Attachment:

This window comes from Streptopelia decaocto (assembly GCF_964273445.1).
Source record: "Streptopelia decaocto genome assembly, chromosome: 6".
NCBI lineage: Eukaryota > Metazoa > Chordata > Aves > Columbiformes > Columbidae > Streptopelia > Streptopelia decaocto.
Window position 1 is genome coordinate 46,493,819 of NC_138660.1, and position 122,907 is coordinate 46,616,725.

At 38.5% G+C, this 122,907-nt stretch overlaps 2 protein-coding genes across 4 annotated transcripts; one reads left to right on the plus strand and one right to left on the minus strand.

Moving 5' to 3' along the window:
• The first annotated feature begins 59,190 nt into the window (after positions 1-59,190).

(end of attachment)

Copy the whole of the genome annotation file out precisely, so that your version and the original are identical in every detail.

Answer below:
This window comes from Streptopelia decaocto (assembly GCF_964273445.1).
Source record: "Streptopelia decaocto genome assembly, chromosome: 6".
NCBI lineage: Eukaryota > Metazoa > Chordata > Aves > Columbiformes > Columbidae > Streptopelia > Streptopelia decaocto.
Window position 1 is genome coordinate 46,493,819 of NC_138660.1, and position 122,907 is coordinate 46,616,725.

At 38.5% G+C, this 122,907-nt stretch overlaps 2 protein-coding genes across 4 annotated transcripts; one reads left to right on the plus strand and one right to left on the minus strand.

Moving 5' to 3' along the window:
• The first annotated feature begins 59,190 nt into the window (after positions 1-59,190).